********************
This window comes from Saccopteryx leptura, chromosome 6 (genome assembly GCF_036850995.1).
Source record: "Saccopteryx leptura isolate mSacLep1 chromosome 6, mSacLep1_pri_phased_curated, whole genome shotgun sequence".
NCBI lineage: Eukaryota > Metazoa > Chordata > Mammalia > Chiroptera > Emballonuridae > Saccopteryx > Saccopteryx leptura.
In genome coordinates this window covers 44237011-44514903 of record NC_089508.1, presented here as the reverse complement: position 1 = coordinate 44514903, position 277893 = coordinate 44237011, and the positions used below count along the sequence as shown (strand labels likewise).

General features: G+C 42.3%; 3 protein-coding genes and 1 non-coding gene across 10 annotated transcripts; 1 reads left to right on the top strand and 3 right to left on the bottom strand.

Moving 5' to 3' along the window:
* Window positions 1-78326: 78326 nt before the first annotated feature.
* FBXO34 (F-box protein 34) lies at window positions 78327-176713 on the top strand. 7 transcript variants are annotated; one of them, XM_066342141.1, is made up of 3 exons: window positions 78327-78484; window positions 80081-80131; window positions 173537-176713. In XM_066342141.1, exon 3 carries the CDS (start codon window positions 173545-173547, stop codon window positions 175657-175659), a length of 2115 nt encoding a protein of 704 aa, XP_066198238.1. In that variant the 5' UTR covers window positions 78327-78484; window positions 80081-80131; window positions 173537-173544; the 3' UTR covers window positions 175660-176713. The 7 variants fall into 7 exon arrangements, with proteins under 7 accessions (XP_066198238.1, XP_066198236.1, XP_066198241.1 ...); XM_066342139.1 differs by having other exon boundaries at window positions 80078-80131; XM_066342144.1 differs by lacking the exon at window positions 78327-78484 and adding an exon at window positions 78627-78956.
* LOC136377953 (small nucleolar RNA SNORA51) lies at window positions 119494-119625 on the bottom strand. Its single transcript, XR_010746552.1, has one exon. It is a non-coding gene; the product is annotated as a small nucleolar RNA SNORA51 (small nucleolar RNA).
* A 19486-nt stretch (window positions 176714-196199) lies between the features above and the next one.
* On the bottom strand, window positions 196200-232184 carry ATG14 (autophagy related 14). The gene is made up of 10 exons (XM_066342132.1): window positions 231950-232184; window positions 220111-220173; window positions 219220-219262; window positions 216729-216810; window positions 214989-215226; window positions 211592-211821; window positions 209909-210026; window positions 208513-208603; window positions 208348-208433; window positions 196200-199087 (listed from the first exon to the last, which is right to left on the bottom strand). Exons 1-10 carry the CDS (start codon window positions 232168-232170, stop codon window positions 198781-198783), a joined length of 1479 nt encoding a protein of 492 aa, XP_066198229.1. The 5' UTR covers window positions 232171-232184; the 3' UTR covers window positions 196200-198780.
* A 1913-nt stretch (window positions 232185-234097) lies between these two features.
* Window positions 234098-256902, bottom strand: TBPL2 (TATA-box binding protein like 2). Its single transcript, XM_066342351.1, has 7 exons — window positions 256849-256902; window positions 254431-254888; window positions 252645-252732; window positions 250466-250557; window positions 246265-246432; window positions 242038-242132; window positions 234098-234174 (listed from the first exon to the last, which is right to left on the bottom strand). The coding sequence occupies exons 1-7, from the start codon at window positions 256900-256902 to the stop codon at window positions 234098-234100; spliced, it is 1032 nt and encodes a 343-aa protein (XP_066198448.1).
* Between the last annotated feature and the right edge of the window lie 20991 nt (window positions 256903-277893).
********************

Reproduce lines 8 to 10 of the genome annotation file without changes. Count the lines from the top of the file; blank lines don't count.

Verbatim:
* FBXO34 (F-box protein 34) lies at window positions 78327-176713 on the top strand. 7 transcript variants are annotated; one of them, XM_066342141.1, is made up of 3 exons: window positions 78327-78484; window positions 80081-80131; window positions 173537-176713. In XM_066342141.1, exon 3 carries the CDS (start codon window positions 173545-173547, stop codon window positions 175657-175659), a length of 2115 nt encoding a protein of 704 aa, XP_066198238.1. In that variant the 5' UTR covers window positions 78327-78484; window positions 80081-80131; window positions 173537-173544; the 3' UTR covers window positions 175660-176713. The 7 variants fall into 7 exon arrangements, with proteins under 7 accessions (XP_066198238.1, XP_066198236.1, XP_066198241.1 ...); XM_066342139.1 differs by having other exon boundaries at window positions 80078-80131; XM_066342144.1 differs by lacking the exon at window positions 78327-78484 and adding an exon at window positions 78627-78956.
* LOC136377953 (small nucleolar RNA SNORA51) lies at window positions 119494-119625 on the bottom strand. Its single transcript, XR_010746552.1, has one exon. It is a non-coding gene; the product is annotated as a small nucleolar RNA SNORA51 (small nucleolar RNA).
* A 19486-nt stretch (window positions 176714-196199) lies between the features above and the next one.